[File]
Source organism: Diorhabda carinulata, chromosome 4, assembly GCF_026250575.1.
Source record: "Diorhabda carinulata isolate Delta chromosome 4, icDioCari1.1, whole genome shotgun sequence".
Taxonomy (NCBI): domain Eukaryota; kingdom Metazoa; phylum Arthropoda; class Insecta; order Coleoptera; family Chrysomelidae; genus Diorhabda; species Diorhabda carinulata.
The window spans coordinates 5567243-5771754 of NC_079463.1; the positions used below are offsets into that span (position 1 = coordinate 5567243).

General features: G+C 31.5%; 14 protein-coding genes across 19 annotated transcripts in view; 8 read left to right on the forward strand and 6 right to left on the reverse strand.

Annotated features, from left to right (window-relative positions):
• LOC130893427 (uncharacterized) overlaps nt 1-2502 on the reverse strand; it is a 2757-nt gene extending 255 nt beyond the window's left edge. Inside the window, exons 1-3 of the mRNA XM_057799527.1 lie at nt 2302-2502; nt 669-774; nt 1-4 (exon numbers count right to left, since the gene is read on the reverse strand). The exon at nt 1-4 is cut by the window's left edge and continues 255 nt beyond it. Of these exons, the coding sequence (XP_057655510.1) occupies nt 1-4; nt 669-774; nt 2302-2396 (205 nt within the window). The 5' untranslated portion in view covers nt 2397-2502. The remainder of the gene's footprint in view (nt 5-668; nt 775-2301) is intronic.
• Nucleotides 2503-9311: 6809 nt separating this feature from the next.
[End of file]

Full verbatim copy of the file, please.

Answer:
Source organism: Diorhabda carinulata, chromosome 4, assembly GCF_026250575.1.
Source record: "Diorhabda carinulata isolate Delta chromosome 4, icDioCari1.1, whole genome shotgun sequence".
Taxonomy (NCBI): domain Eukaryota; kingdom Metazoa; phylum Arthropoda; class Insecta; order Coleoptera; family Chrysomelidae; genus Diorhabda; species Diorhabda carinulata.
The window spans coordinates 5567243-5771754 of NC_079463.1; the positions used below are offsets into that span (position 1 = coordinate 5567243).

General features: G+C 31.5%; 14 protein-coding genes across 19 annotated transcripts in view; 8 read left to right on the forward strand and 6 right to left on the reverse strand.

Annotated features, from left to right (window-relative positions):
• LOC130893427 (uncharacterized) overlaps nt 1-2502 on the reverse strand; it is a 2757-nt gene extending 255 nt beyond the window's left edge. Inside the window, exons 1-3 of the mRNA XM_057799527.1 lie at nt 2302-2502; nt 669-774; nt 1-4 (exon numbers count right to left, since the gene is read on the reverse strand). The exon at nt 1-4 is cut by the window's left edge and continues 255 nt beyond it. Of these exons, the coding sequence (XP_057655510.1) occupies nt 1-4; nt 669-774; nt 2302-2396 (205 nt within the window). The 5' untranslated portion in view covers nt 2397-2502. The remainder of the gene's footprint in view (nt 5-668; nt 775-2301) is intronic.
• Nucleotides 2503-9311: 6809 nt separating this feature from the next.